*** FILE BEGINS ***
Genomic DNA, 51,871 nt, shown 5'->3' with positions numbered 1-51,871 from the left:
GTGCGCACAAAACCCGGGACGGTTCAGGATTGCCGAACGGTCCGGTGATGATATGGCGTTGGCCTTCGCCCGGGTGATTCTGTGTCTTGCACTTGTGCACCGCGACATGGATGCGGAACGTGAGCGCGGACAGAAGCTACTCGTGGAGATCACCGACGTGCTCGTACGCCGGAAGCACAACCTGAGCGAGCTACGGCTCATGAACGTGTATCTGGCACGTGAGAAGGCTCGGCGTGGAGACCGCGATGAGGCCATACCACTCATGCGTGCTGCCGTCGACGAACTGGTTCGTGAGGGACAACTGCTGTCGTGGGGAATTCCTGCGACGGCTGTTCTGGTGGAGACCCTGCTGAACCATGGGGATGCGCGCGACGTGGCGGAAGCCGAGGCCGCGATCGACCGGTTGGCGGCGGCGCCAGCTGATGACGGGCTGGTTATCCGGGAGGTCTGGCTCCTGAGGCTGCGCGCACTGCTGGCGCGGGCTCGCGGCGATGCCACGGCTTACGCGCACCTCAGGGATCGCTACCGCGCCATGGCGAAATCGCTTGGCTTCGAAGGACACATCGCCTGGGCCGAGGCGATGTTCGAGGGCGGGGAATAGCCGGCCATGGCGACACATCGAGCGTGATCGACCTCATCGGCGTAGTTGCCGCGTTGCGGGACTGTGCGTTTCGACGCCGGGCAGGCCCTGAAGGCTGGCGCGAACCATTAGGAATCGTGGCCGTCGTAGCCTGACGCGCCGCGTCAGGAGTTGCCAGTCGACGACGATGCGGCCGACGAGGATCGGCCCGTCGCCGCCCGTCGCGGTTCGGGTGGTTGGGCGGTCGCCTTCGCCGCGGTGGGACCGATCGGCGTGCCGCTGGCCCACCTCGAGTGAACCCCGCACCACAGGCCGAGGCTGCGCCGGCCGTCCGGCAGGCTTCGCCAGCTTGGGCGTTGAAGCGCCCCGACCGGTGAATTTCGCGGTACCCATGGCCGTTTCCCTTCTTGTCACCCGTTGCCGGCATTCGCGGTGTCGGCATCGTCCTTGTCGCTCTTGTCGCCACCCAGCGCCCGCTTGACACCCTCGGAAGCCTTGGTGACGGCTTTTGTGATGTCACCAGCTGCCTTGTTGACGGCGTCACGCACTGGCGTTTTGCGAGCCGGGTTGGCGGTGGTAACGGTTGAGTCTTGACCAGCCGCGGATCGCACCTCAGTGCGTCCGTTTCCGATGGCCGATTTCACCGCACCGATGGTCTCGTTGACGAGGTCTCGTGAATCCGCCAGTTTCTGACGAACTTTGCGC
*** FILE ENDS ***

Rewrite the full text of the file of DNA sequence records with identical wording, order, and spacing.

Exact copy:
Genomic DNA, 51,871 nt, shown 5'->3' with positions numbered 1-51,871 from the left:
GTGCGCACAAAACCCGGGACGGTTCAGGATTGCCGAACGGTCCGGTGATGATATGGCGTTGGCCTTCGCCCGGGTGATTCTGTGTCTTGCACTTGTGCACCGCGACATGGATGCGGAACGTGAGCGCGGACAGAAGCTACTCGTGGAGATCACCGACGTGCTCGTACGCCGGAAGCACAACCTGAGCGAGCTACGGCTCATGAACGTGTATCTGGCACGTGAGAAGGCTCGGCGTGGAGACCGCGATGAGGCCATACCACTCATGCGTGCTGCCGTCGACGAACTGGTTCGTGAGGGACAACTGCTGTCGTGGGGAATTCCTGCGACGGCTGTTCTGGTGGAGACCCTGCTGAACCATGGGGATGCGCGCGACGTGGCGGAAGCCGAGGCCGCGATCGACCGGTTGGCGGCGGCGCCAGCTGATGACGGGCTGGTTATCCGGGAGGTCTGGCTCCTGAGGCTGCGCGCACTGCTGGCGCGGGCTCGCGGCGATGCCACGGCTTACGCGCACCTCAGGGATCGCTACCGCGCCATGGCGAAATCGCTTGGCTTCGAAGGACACATCGCCTGGGCCGAGGCGATGTTCGAGGGCGGGGAATAGCCGGCCATGGCGACACATCGAGCGTGATCGACCTCATCGGCGTAGTTGCCGCGTTGCGGGACTGTGCGTTTCGACGCCGGGCAGGCCCTGAAGGCTGGCGCGAACCATTAGGAATCGTGGCCGTCGTAGCCTGACGCGCCGCGTCAGGAGTTGCCAGTCGACGACGATGCGGCCGACGAGGATCGGCCCGTCGCCGCCCGTCGCGGTTCGGGTGGTTGGGCGGTCGCCTTCGCCGCGGTGGGACCGATCGGCGTGCCGCTGGCCCACCTCGAGTGAACCCCGCACCACAGGCCGAGGCTGCGCCGGCCGTCCGGCAGGCTTCGCCAGCTTGGGCGTTGAAGCGCCCCGACCGGTGAATTTCGCGGTACCCATGGCCGTTTCCCTTCTTGTCACCCGTTGCCGGCATTCGCGGTGTCGGCATCGTCCTTGTCGCTCTTGTCGCCACCCAGCGCCCGCTTGACACCCTCGGAAGCCTTGGTGACGGCTTTTGTGATGTCACCAGCTGCCTTGTTGACGGCGTCACGCACTGGCGTTTTGCGAGCCGGGTTGGCGGTGGTAACGGTTGAGTCTTGACCAGCCGCGGATCGCACCTCAGTGCGTCCGTTTCCGATGGCCGATTTCACCGCACCGATGGTCTCGTTGACGAGGTCTCGTGAATCCGCCAGTTTCTGACGAACTTTGCGC